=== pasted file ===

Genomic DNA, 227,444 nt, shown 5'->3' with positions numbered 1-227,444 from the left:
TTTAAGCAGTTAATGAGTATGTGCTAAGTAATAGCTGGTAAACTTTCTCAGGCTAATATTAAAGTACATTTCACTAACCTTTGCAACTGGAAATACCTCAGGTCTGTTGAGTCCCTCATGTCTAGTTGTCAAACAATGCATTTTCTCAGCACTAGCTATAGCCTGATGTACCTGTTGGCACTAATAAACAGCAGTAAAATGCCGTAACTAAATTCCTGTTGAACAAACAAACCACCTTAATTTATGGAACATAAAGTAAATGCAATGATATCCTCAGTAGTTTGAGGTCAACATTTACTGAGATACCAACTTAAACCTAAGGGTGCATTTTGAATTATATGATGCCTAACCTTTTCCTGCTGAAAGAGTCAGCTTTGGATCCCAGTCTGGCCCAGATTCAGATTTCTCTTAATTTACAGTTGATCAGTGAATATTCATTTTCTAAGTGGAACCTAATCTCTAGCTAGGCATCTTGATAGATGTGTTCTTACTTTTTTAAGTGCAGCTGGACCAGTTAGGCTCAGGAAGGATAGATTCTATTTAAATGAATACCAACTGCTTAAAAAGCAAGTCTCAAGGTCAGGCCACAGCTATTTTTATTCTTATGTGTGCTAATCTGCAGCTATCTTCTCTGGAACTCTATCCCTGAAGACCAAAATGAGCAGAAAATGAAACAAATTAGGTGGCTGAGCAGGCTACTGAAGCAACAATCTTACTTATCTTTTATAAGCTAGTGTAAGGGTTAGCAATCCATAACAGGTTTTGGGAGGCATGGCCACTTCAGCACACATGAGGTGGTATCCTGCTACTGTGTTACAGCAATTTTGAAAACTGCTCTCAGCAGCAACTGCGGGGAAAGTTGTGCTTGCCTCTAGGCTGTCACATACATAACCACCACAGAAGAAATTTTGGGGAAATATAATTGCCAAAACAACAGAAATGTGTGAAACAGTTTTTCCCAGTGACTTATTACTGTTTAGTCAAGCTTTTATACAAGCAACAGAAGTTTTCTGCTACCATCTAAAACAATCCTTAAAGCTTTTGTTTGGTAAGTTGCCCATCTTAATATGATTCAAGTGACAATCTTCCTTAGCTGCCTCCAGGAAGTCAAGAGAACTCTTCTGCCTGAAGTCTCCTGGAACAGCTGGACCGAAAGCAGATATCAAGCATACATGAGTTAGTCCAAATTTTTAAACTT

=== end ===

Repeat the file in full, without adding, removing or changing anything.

Genomic DNA, 227,444 nt, shown 5'->3' with positions numbered 1-227,444 from the left:
TTTAAGCAGTTAATGAGTATGTGCTAAGTAATAGCTGGTAAACTTTCTCAGGCTAATATTAAAGTACATTTCACTAACCTTTGCAACTGGAAATACCTCAGGTCTGTTGAGTCCCTCATGTCTAGTTGTCAAACAATGCATTTTCTCAGCACTAGCTATAGCCTGATGTACCTGTTGGCACTAATAAACAGCAGTAAAATGCCGTAACTAAATTCCTGTTGAACAAACAAACCACCTTAATTTATGGAACATAAAGTAAATGCAATGATATCCTCAGTAGTTTGAGGTCAACATTTACTGAGATACCAACTTAAACCTAAGGGTGCATTTTGAATTATATGATGCCTAACCTTTTCCTGCTGAAAGAGTCAGCTTTGGATCCCAGTCTGGCCCAGATTCAGATTTCTCTTAATTTACAGTTGATCAGTGAATATTCATTTTCTAAGTGGAACCTAATCTCTAGCTAGGCATCTTGATAGATGTGTTCTTACTTTTTTAAGTGCAGCTGGACCAGTTAGGCTCAGGAAGGATAGATTCTATTTAAATGAATACCAACTGCTTAAAAAGCAAGTCTCAAGGTCAGGCCACAGCTATTTTTATTCTTATGTGTGCTAATCTGCAGCTATCTTCTCTGGAACTCTATCCCTGAAGACCAAAATGAGCAGAAAATGAAACAAATTAGGTGGCTGAGCAGGCTACTGAAGCAACAATCTTACTTATCTTTTATAAGCTAGTGTAAGGGTTAGCAATCCATAACAGGTTTTGGGAGGCATGGCCACTTCAGCACACATGAGGTGGTATCCTGCTACTGTGTTACAGCAATTTTGAAAACTGCTCTCAGCAGCAACTGCGGGGAAAGTTGTGCTTGCCTCTAGGCTGTCACATACATAACCACCACAGAAGAAATTTTGGGGAAATATAATTGCCAAAACAACAGAAATGTGTGAAACAGTTTTTCCCAGTGACTTATTACTGTTTAGTCAAGCTTTTATACAAGCAACAGAAGTTTTCTGCTACCATCTAAAACAATCCTTAAAGCTTTTGTTTGGTAAGTTGCCCATCTTAATATGATTCAAGTGACAATCTTCCTTAGCTGCCTCCAGGAAGTCAAGAGAACTCTTCTGCCTGAAGTCTCCTGGAACAGCTGGACCGAAAGCAGATATCAAGCATACATGAGTTAGTCCAAATTTTTAAACTT